You’re never going to kill storytelling because it’s built into the human plan. We come with it – Margaret Atwood.
One of the privileges of living at this moment in history is the window technology provides onto how trends move. I’ve worked in the “publishing industry” for over two decades and until recently barely ever encountered an author. Now, courtesy of Twitter, not an hour goes by without continual reminders of how authors are speaking up, and shaking up received wisdom on what the process of publishing actually is.
Of course neither the debate, nor the action, belongs to authors alone. This is an upheaval of many moving parts, business models, technologies, intellects, professionals and laymen: all to an extent equalised by communications technology. But what I find fascinating is how, with the vocal contributions and decisive actions of authors like Hugh Howey, Joanna Penn, and many others, we find ourselves in a place where the storytellers are making a considerable part of the running when it comes to deciding how the business of selling original content will look in the future. (At the same time some of those publishers who have traditionally monetised content are running on ahead to curation and contextual services.) Until about five years ago, authors, with a few notable exceptions (for exceptions, think Susan Hill and Long Barn Books) , were often more like a publisher’s customers than their content partners, or even their competitors. Since then, the tectonic plates have surely shifted.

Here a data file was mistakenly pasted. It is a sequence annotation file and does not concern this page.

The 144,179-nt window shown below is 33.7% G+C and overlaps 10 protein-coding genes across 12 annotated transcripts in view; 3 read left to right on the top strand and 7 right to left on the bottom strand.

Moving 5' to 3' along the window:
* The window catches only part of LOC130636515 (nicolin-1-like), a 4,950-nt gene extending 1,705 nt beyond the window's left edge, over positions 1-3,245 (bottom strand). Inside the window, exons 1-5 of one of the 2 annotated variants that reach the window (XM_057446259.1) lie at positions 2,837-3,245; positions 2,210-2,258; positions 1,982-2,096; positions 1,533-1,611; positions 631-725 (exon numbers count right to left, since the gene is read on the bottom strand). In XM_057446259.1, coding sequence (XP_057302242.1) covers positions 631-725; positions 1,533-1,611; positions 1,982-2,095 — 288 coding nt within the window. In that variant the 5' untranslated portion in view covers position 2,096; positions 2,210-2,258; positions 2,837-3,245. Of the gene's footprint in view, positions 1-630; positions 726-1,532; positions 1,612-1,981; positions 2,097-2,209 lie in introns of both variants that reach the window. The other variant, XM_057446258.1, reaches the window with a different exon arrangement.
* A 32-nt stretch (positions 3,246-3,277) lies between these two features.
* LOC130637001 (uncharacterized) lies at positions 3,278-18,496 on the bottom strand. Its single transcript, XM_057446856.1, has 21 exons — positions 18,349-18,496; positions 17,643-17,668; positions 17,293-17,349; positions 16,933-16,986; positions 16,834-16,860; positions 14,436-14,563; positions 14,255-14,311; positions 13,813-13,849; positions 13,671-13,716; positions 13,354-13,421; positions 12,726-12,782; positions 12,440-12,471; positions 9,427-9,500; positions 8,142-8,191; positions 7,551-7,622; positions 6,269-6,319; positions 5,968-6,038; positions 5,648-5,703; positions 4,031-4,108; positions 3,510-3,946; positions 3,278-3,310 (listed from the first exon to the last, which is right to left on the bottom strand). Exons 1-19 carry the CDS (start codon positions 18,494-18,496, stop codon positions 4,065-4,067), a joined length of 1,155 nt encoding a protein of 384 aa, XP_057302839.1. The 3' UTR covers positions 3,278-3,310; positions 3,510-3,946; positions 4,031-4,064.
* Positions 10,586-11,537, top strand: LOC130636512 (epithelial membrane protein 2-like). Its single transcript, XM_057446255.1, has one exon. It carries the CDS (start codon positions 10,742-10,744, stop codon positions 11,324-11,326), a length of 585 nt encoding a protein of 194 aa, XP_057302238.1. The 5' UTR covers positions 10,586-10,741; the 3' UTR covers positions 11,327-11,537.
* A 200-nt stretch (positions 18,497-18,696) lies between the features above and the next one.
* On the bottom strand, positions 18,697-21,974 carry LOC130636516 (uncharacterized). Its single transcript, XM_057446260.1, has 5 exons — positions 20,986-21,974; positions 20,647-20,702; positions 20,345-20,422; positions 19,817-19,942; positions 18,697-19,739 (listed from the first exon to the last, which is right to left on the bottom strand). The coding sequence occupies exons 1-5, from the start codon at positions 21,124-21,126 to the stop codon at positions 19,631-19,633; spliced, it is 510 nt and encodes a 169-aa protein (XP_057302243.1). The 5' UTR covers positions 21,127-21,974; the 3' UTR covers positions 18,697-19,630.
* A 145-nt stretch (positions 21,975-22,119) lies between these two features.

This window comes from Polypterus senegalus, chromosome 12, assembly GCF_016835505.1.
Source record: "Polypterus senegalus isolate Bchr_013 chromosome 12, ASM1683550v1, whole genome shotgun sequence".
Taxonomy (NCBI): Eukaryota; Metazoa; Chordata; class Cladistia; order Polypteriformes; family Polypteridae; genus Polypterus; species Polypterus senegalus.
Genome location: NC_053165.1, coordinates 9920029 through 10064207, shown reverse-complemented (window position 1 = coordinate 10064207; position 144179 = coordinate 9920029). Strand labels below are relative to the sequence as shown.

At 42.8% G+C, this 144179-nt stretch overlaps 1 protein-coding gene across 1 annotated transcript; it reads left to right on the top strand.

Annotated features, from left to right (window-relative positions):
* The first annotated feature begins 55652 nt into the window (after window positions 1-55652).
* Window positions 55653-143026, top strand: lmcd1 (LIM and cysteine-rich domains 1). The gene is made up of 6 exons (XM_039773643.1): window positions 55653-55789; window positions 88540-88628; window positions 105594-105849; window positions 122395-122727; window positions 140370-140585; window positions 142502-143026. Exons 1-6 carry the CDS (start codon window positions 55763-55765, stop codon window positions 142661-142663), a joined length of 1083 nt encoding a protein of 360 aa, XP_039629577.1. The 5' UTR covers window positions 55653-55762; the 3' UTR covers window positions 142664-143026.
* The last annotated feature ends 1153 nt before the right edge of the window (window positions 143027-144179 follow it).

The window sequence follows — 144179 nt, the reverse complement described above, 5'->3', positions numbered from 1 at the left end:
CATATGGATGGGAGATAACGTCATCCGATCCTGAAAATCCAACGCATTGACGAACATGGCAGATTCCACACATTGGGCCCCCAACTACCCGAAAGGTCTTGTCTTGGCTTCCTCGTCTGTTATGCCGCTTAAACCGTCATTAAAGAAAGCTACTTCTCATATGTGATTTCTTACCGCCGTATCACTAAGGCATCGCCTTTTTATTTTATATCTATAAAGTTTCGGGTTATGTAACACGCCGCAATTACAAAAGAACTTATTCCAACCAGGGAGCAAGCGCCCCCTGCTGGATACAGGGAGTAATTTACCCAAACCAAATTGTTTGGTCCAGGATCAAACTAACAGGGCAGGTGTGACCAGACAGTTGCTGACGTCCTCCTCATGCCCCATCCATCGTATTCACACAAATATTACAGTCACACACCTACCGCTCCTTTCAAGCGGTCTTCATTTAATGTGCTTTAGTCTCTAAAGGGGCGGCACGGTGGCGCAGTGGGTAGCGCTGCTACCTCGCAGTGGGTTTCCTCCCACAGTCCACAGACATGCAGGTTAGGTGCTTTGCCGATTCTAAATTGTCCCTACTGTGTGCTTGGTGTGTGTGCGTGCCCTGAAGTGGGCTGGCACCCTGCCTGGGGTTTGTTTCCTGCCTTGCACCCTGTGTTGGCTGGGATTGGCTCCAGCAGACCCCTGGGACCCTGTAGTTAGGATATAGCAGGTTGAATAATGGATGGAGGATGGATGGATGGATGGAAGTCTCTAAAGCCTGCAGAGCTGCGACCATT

I’ve been invited to chair a session on distribution at the forthcoming London Author Fair on February 28th, so I’m looking forward to meeting more of the storytellers who are helping shape a new narrative for the book industry. And in the meantime, if you’re an author I’d appreciate feedback on what you want to know about how the book industry supply chain works and is changing. It’ll help me do my homework and come prepared.